It would seem that the Tennessee GOP has enough to concern themselves with this session to not get caught up in retaliation over the removal of Confederate statues in Memphis. Poverty, education, and health care are all pressing issues in the state. But instead of focusing on solving the challenges related to these constituent concerns, lawmakers filed multiple bills at the beginning of the session in January to provide additional protections to the statues. While the Tennessee House did not pass any bills in the first 3 weeks of their 15 week session (and the Senate passed only one), causing intraparty concern, House members did spend ample time debating the legality of the removal of these statues from Memphis. Their removal had been championed by black community leaders off-and-on for years in the majority-black city, which is also the largest in the state.
The harshest of these bills proposed making removal of confederate statues a felony, putting mayors and city leadership at risk for enacting the will of their residents. Had this bill been a law in late 2017, the statues of Nathan Bedford Forrest and Jefferson Davis would more than likely still be standing in Memphis. While the bill would not have applied retroactively, it would have a major impact on future decisions across Tennessee, especially in metro areas such as Nashville, where residents have also been calling for removal of Confederate monuments.
Fortunately, the bill wasn't passed, but can be resurrected in the next session. Unfortunately, the House found another way to "punish" Memphis -- by amending its budget to remove $250,000 earmarked for the city's upcoming bicentennial celebration in 2019. We can be sure the legislature will continue to find ways to get back at Memphis for removing two racist slave owners from our public parks.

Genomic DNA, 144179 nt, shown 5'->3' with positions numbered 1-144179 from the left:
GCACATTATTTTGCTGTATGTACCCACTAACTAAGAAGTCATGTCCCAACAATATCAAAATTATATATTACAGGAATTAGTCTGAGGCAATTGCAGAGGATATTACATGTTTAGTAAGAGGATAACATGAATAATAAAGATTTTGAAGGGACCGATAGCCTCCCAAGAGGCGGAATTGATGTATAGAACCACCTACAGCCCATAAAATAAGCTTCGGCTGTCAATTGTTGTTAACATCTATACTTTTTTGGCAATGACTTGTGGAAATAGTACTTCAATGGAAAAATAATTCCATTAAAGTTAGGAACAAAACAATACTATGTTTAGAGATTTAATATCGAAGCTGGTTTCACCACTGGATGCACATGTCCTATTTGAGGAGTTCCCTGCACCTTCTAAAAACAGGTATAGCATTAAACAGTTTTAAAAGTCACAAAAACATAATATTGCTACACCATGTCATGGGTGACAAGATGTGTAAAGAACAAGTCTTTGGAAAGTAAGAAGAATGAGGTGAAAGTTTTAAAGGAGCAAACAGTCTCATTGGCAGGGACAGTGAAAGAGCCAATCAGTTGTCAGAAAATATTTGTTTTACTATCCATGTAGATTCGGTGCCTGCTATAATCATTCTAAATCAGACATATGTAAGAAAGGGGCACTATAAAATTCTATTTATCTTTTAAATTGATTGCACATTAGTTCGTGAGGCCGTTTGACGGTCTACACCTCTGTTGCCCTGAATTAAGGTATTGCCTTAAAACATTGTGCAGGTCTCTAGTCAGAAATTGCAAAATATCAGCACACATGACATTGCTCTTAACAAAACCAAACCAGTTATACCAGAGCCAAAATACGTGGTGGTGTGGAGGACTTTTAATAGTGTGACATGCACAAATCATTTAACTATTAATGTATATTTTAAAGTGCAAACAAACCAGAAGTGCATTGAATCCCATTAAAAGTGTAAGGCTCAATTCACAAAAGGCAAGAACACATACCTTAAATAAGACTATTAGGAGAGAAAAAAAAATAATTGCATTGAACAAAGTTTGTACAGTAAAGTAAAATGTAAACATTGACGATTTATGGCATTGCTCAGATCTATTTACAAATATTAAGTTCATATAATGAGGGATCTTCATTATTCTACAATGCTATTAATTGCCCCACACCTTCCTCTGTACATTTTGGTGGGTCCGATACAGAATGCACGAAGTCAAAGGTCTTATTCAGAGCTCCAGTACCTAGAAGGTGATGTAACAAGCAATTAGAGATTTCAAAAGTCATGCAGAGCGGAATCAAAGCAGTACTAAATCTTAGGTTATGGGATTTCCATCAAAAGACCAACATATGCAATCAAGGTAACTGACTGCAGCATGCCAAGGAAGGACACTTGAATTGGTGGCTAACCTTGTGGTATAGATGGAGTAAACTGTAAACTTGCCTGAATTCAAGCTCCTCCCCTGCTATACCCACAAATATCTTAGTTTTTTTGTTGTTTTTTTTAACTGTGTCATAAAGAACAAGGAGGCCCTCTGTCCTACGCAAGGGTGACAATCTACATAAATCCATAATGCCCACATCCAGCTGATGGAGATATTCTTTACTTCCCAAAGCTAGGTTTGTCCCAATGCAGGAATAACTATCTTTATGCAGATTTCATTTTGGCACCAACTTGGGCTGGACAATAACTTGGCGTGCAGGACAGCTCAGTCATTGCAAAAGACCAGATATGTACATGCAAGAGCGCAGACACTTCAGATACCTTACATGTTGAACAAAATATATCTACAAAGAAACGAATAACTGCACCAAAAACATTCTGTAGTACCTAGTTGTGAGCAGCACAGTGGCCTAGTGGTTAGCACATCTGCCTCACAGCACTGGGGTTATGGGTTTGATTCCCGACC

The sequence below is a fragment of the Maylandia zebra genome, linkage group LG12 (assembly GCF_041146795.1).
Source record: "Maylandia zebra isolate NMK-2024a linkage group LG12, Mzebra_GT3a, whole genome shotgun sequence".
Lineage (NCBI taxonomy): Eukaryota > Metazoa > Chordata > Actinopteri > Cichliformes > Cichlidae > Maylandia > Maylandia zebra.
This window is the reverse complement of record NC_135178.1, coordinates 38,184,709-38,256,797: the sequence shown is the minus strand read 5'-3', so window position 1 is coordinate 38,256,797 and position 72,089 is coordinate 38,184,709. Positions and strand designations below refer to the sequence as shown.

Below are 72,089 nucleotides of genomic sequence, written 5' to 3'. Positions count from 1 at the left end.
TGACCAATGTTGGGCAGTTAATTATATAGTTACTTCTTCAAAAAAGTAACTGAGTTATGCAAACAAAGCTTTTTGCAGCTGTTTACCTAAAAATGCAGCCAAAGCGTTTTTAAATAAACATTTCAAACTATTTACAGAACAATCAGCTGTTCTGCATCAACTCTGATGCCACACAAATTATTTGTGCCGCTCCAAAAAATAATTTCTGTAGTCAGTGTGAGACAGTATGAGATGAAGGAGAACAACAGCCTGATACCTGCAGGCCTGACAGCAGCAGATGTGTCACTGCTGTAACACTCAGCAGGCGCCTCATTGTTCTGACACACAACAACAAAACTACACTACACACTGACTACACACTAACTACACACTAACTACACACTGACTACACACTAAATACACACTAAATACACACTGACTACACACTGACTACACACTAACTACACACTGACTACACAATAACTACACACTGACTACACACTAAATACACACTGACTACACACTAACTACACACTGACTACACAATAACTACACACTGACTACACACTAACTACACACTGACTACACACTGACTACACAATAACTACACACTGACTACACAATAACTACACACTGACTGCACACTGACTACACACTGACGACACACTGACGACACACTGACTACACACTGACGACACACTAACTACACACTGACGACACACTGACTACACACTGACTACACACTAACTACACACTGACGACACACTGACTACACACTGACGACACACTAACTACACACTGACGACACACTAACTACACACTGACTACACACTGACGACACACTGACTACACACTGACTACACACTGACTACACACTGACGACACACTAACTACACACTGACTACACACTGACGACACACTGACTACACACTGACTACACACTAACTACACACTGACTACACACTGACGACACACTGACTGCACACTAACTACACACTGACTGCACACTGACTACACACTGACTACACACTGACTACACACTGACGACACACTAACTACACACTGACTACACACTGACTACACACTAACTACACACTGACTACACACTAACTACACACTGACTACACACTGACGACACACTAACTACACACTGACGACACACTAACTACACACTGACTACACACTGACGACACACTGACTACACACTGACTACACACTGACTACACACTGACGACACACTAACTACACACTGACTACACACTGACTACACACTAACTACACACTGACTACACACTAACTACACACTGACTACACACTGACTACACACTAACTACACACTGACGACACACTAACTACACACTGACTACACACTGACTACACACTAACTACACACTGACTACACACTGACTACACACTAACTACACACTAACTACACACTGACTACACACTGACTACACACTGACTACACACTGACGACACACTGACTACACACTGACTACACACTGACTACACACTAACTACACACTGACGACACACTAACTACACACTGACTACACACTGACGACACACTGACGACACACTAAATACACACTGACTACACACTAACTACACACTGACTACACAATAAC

Opponents of the removal in the legislature feel burned after Memphis found an unconventional route to accomplish its goal of removing the statues. Memphis initially sought a waiver from the Tennessee Historical Commission under the Tennessee Heritage Protection Act, a law governing the removal, relocation or renaming of memorials on public property -- but was denied. Spurred by the recent community-led movement, #takeemdown901, the city council passed legislation allowing it to sell parkland to a nonprofit for less than fair market value; this provision also allowed the private entity to remove statues from its land. The city council then voted unanimously to sell the two parks with statues in them to a nonprofit, facilitating their removal.
One of the sponsors of the punitive amendment, State Rep. Steve McDaniel, acknowledged the retaliatory nature of the House's funding measure: "Memphis did something that removed historical markers in the city. It was the city of Memphis that did this and it was full knowing that it was not the will of the legislature."